Advanced Linear Modeling: Multivariate, Time Series, and Spatial Data; Nonparametric Regression and Response Surface Maximization

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Preface to Second Edition, Preface to First Edition, Table of Contents

Preface to Second Edition

This is the second edition of Linear Models for Multivariate, Time Series and Spatial Data. It has a new title to indicate that it contains much new material. The primary changes are the addition of two new chapters: one on nonparametric regression and one on response surface maximization. As before, the presentations focus on the linear model aspects of the subject. For example, in the nonparametric regression chapter there is very little about kernal regression estimation but quite a bit about series approximations, splines, and regression trees, all of which can be viewed as linear modeling.

The new edition also includes various smaller changes. Of particular note are a subsection in Chapter 1 on modeling longitudinal (repeated measures) data and a section in Chapter 6 on covariance structures for spatial lattice data. I would like to thank Dale Zimmerman for the suggestion of incorporating material on spatial lattices. Another change is that the subject index is now entirely alphabetical.

Preface to First Edition

This is a companion volume to Plane Answers to Complex Questions: The Theory of Linear Models. It consists of six additional chapters written in the same spirit as the last six chapters of the earlier book. Brief introductions are given to topics related to linear model theory. No attempt is made to give a comprehensive treatment of the topics. Such an effort would be futile. Each chapter is on a topic so broad that an in depth discussion would require a book length treatment.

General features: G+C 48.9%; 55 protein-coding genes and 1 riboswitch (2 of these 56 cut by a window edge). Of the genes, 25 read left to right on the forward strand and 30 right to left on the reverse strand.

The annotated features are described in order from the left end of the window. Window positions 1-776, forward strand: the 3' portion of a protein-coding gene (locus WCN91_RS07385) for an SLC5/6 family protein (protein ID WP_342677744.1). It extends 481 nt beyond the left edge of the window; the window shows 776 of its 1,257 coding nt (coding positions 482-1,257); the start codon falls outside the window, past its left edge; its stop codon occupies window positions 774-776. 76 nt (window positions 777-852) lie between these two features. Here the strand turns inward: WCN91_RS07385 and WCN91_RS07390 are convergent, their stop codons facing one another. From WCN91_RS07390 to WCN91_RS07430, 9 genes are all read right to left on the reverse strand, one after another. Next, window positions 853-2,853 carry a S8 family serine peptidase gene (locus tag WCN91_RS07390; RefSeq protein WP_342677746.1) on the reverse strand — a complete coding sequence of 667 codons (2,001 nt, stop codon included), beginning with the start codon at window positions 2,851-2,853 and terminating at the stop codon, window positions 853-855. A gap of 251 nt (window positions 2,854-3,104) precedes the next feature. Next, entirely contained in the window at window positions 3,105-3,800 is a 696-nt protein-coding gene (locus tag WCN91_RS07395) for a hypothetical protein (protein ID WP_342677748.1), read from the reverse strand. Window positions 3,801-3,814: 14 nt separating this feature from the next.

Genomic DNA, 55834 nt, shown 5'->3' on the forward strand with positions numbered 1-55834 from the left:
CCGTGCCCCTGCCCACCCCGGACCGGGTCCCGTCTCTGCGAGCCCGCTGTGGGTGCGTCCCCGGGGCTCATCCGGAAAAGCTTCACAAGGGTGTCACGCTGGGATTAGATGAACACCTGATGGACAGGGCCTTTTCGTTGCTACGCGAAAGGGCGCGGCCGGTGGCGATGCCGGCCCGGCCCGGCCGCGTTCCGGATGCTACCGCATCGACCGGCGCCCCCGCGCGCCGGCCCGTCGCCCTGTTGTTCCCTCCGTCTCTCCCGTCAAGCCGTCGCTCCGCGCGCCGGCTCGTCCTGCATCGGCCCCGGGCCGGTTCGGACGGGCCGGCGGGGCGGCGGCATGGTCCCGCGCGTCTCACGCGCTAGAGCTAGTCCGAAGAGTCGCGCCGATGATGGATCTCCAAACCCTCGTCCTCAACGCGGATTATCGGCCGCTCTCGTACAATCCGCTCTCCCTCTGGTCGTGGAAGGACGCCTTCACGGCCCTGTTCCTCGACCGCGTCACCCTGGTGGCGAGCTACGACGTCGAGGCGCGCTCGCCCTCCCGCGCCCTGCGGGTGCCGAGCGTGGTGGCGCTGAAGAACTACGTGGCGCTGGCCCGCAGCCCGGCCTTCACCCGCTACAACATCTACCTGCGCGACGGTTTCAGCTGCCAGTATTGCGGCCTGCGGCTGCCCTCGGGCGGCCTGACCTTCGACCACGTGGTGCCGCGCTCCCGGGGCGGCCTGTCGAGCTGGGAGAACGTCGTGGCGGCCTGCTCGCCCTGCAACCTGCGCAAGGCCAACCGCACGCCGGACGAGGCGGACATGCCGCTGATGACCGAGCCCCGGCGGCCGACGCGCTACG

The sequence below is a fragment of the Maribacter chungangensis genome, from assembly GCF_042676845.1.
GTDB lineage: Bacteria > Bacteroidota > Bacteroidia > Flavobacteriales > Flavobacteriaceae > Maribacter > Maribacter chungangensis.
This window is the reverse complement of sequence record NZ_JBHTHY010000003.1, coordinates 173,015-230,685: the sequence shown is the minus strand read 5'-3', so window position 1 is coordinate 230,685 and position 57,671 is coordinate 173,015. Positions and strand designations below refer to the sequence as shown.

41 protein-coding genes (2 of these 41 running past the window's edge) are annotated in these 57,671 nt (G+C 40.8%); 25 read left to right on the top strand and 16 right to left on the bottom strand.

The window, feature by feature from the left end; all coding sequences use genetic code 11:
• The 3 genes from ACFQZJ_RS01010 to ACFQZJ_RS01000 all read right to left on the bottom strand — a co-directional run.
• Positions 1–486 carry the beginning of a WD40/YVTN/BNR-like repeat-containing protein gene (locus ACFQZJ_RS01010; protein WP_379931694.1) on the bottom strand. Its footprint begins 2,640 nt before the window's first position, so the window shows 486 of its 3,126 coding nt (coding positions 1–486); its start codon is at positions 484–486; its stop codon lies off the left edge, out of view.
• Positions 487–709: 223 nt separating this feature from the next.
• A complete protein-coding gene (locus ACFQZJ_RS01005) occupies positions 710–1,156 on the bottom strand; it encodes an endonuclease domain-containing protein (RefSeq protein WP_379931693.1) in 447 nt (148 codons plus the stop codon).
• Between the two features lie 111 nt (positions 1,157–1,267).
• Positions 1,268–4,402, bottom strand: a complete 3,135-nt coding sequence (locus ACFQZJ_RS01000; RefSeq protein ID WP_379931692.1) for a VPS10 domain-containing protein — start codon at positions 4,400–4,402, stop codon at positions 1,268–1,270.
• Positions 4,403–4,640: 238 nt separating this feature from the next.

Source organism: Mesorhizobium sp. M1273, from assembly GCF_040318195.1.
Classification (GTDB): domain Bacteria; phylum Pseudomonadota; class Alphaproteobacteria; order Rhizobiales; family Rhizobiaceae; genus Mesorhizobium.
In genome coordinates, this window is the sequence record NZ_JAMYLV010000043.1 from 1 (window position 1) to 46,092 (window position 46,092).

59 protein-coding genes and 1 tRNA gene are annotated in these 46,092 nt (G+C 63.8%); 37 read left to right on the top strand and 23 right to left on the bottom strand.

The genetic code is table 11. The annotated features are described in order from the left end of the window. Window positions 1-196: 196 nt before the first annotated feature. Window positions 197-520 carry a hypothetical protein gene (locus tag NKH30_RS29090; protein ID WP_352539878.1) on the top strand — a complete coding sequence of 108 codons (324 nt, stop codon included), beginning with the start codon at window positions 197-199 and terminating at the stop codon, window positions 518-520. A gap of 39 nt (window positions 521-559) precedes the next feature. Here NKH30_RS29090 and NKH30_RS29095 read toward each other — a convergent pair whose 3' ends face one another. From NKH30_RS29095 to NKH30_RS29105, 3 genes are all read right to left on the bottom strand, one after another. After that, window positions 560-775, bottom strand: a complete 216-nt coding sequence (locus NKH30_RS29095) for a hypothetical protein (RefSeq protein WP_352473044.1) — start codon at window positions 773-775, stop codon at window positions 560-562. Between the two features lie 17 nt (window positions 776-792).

People need to impose structure on the world in order to understand it. There is a limit to the number of unrelated facts that anyone can remember. If ideas can be put within a broad, sophisticatedly simple structure, not only are they easier to remember but often new insights become available. In fact, sophisticatedly simple models of the world may be the only ones that work. I have often heard Arnold Zellner say that, to the best of his knowledge, this is true in econometrics. The process of modeling is fundamental to understanding the world.

In Statistics, the most widely used models revolve around linear structures. Often the linear structure is exploited in ways that are peculiar to the subject matter. Certainly this is true of frequency domain times series and geostatistics. The purpose of this volume is to take three fundamental ideas from standard linear model theory and exploit their properties in examining multivariate, time series and spatial data. In decreasing order of importance to the presentation, the three ideas are: best linear prediction, projections and Mahalanobis's distance. (Actually, Mahalanobis's distance is a fundamentally multivariate idea that has been appropriated for use in linear models.) Numerous references to results in Plane Answers are made. Nevertheless, I have tried to make this book as independent as possible. Typically, when a result from Plane Answers is needed not only is the reference given but also the result itself. Of course, for proofs of these results the reader will have to refer to the original source.